An almost complete linen shirt dating to the first half of the 11th century was found at Viborg, Denmark (Fentz 1987; 1987a). The garment was reconstructed from linen tabby, as described in Beatson (1995).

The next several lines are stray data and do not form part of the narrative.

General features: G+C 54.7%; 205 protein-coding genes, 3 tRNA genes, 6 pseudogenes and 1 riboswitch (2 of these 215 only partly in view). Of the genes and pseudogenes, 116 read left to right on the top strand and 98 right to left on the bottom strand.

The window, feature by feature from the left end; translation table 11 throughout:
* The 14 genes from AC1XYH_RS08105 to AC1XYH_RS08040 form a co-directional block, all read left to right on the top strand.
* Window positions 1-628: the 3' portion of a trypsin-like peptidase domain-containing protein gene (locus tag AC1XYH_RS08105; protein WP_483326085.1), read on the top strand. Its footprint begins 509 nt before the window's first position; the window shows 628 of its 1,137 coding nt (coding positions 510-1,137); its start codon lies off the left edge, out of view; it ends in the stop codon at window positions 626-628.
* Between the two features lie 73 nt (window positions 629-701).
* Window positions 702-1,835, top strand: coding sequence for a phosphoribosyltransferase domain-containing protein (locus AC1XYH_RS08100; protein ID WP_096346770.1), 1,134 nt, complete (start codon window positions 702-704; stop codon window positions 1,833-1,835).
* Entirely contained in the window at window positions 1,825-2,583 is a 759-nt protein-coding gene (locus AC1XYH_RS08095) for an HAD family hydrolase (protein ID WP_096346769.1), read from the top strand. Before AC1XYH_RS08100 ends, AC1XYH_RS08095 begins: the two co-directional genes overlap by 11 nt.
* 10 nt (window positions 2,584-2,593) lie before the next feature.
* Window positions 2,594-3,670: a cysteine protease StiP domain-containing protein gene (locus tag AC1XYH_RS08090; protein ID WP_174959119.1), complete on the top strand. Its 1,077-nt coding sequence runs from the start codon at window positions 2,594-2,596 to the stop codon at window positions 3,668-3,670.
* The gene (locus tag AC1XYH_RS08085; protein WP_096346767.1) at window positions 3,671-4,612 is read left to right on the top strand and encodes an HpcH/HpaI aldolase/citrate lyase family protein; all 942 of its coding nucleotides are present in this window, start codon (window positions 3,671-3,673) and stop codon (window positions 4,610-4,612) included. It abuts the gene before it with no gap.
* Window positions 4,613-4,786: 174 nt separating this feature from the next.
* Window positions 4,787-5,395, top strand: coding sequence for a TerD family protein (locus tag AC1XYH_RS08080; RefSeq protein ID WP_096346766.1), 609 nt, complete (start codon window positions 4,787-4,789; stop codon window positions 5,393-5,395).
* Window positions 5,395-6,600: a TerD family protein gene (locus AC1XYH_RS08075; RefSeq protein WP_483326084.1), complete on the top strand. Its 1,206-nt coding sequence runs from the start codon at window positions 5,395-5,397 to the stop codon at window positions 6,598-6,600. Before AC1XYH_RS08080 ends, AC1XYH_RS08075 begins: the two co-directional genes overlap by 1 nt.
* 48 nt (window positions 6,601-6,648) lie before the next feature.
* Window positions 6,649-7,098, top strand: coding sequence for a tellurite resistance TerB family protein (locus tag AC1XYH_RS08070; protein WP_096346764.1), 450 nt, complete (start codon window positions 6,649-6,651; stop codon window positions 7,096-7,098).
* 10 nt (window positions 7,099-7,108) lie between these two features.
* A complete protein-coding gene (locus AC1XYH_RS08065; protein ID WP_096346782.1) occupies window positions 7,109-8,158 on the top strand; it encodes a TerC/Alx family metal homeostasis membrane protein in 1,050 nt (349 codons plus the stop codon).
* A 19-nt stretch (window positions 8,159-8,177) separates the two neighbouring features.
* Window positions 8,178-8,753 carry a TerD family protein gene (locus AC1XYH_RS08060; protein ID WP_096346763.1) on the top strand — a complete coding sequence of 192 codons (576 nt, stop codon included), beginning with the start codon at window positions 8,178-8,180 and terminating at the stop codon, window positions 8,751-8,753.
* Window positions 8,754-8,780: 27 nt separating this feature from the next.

As archaeological evidence is non-existant, the nature of Scandinavian underwear in the Viking period must remain speculative. Underwear was presumably as necessary then as it is now, for insulation, to prevent chafing by rough woolens, and reduce soiling of outer clothes. It was therefore necessary to be liberal with references, though at least they show that these styles of garment were in existance before the Viking Age. Iron Age 'Tollund Man' wore a hide girdle tied with a simple knot, which might have fastened a (perished) fabric loincloth (Glob 1977), like that of the recently discovered chalcolithic 'Ice Man' (Barfield 1994). A loincloth was reconstructed as a simple rectangle of linen, fastened by a hide belt similar to that of 'Tollund Man'.


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